Some of you are aware that I welcomed my first niece into the world on December 23rd. My brother and my sister-in-law made the choice to have her, even though she has Down Syndrome. I know they have plenty of love in their hearts for a special baby, and they are just wonderful with her. Unfortunately, one of the elements of Down Syndrome is that the babies almost all have heart problems. They usually operate on the babies at 6 months (I have no idea why at that particular point, but I’m sure there’s a reason). Anyway, due to the heart condition, my niece is not very strong. She struggled to learn how to eat. I guess that takes a lot of energy she didn’t have at first. Finally she gained enough weight and was eating well enough to come home. I was going to go meet her and visit my brother and father this weekend, but unfortunately she had to get readmitted to the hospital. She wasn’t gaining weight, which babies are supposed to do. This is of course difficult for my brother and sister-in-law who also have an almost 3 year old little boy to take care of and a small farm to run. Thankfully, most of my family lives near them so they have lots of help. I wish there was something I could do from a distance to help my brother, but there’s not much beyond being an ear to listen when he needs to talk.
In much happier news, allow me to tell you guys about Swaptree. Swaptree allows you to list books you have but don’t want and books you want, and then it sets up 1:1 trades for you (or you can browse and request trades yourself). This works extra well since they set up 3 way trades, which helps you find a lot more books. The matches they make are in no particular order on your want list, so it’s a bit of a surprise what you get, particularly if your want list is as long as mine. Since part of ringing in the new year was weeding my personal library, I excitedly decided to try this out. It’s so awesome! So far I’ve gotten rid of 8 books for books on my tbr list. For those wondering, my weeded books were mainly textbooks I will never ever read again, some romance novels that came to my library for free that my boss gave me, and books from a point in my deconversion when I was wondering if maybe I should be pagan. For the record, I’m not pagan. I guess I’m deist. Anywho, so the books I’ve received in exchange so far are:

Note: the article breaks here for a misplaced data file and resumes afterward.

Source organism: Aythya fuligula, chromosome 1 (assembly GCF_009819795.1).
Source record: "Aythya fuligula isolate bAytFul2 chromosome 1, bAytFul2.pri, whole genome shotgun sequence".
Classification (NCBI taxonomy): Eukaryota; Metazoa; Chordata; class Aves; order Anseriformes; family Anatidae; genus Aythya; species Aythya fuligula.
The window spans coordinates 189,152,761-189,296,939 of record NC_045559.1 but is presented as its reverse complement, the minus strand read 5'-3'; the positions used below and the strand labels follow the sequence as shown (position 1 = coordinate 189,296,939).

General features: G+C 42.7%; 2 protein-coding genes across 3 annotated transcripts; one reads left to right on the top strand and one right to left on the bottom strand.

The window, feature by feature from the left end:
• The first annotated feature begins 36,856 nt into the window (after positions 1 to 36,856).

- Mommie Dearest by Christina Crawford
Do not mock me. I have a thing for memoirs.
- Living the Simple Life by Elaine St. James
I’m a big fan of minimalism, and this was highly recommended on minimalist blogs.
- The Accidental Demon Slayer by Angie Fox
Yes, another paranormal romance. However, it’s supposed to be a comical one which will change things up a bit.
- Life, The Universe, and Everything by Douglas Adams
I’ve already read this, but I love love LOVE the Hitchhiker series, and didn’t (still don’t actually) own them all, so I’m fleshing out the “trilogy.”
- Jesus Land by Julia Scheeres
This memoir is by a woman whose fundamentalist Christian parents sent her to the same reform school in the Dominican Republic that my cousin’s parents sent her to, so I was intrigued.
- Wild Swans by Jung Chang
I realized I haven’t read much non-western lit lately, and I enjoyed the nonwestern lit I read in college. This memoir is about three generations of Chinese women, and I think it looks really good!
- Neuromancer by William Gibson
A classic scifi book that my nerdy friends have been berating me for not having read.
- Feed by M. T. Anderson
A dystopian book about our heads being plugged into computers. Right up my alley.
All those books and my personal library size hasn’t increased at all! I encourage you guys to check Swaptree out. The only costs associated are shipping, and you can print labels directly from the website for extra ease. Each book costs around $2.46 to ship.
Have a nice long weekend, everyone! Rock on Martin Luther King Jr!